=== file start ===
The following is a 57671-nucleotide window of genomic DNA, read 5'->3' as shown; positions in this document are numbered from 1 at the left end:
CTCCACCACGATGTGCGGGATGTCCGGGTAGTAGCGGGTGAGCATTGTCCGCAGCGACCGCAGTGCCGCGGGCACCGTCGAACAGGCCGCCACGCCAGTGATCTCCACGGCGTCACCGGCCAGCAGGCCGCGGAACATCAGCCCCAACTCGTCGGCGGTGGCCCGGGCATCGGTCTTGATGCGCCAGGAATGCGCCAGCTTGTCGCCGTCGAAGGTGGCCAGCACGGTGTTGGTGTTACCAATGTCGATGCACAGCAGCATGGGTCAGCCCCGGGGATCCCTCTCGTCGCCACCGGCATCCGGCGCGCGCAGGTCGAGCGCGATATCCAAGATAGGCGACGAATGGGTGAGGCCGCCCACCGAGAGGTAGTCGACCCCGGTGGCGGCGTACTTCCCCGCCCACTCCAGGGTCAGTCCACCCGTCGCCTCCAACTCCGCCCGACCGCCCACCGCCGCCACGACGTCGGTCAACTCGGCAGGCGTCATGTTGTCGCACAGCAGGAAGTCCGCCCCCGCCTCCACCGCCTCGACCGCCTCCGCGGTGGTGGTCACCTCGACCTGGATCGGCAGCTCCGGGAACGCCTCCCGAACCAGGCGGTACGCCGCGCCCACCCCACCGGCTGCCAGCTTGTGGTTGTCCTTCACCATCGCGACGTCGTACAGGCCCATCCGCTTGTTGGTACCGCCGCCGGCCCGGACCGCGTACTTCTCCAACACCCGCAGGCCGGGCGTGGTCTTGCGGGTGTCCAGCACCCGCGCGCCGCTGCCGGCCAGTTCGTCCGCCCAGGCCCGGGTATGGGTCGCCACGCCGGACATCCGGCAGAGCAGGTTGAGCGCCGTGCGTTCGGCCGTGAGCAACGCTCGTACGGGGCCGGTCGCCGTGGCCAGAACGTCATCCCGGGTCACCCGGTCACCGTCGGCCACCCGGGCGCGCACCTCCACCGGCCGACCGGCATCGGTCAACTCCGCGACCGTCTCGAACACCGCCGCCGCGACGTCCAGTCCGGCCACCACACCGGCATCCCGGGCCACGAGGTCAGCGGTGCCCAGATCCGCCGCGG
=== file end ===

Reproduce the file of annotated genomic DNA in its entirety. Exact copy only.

The following is a 57671-nucleotide window of genomic DNA, read 5'->3' as shown; positions in this document are numbered from 1 at the left end:
CTCCACCACGATGTGCGGGATGTCCGGGTAGTAGCGGGTGAGCATTGTCCGCAGCGACCGCAGTGCCGCGGGCACCGTCGAACAGGCCGCCACGCCAGTGATCTCCACGGCGTCACCGGCCAGCAGGCCGCGGAACATCAGCCCCAACTCGTCGGCGGTGGCCCGGGCATCGGTCTTGATGCGCCAGGAATGCGCCAGCTTGTCGCCGTCGAAGGTGGCCAGCACGGTGTTGGTGTTACCAATGTCGATGCACAGCAGCATGGGTCAGCCCCGGGGATCCCTCTCGTCGCCACCGGCATCCGGCGCGCGCAGGTCGAGCGCGATATCCAAGATAGGCGACGAATGGGTGAGGCCGCCCACCGAGAGGTAGTCGACCCCGGTGGCGGCGTACTTCCCCGCCCACTCCAGGGTCAGTCCACCCGTCGCCTCCAACTCCGCCCGACCGCCCACCGCCGCCACGACGTCGGTCAACTCGGCAGGCGTCATGTTGTCGCACAGCAGGAAGTCCGCCCCCGCCTCCACCGCCTCGACCGCCTCCGCGGTGGTGGTCACCTCGACCTGGATCGGCAGCTCCGGGAACGCCTCCCGAACCAGGCGGTACGCCGCGCCCACCCCACCGGCTGCCAGCTTGTGGTTGTCCTTCACCATCGCGACGTCGTACAGGCCCATCCGCTTGTTGGTACCGCCGCCGGCCCGGACCGCGTACTTCTCCAACACCCGCAGGCCGGGCGTGGTCTTGCGGGTGTCCAGCACCCGCGCGCCGCTGCCGGCCAGTTCGTCCGCCCAGGCCCGGGTATGGGTCGCCACGCCGGACATCCGGCAGAGCAGGTTGAGCGCCGTGCGTTCGGCCGTGAGCAACGCTCGTACGGGGCCGGTCGCCGTGGCCAGAACGTCATCCCGGGTCACCCGGTCACCGTCGGCCACCCGGGCGCGCACCTCCACCGGCCGACCGGCATCGGTCAACTCCGCGACCGTCTCGAACACCGCCGCCGCGACGTCCAGTCCGGCCACCACACCGGCATCCCGGGCCACGAGGTCAGCGGTGCCCAGATCCGCCGCGG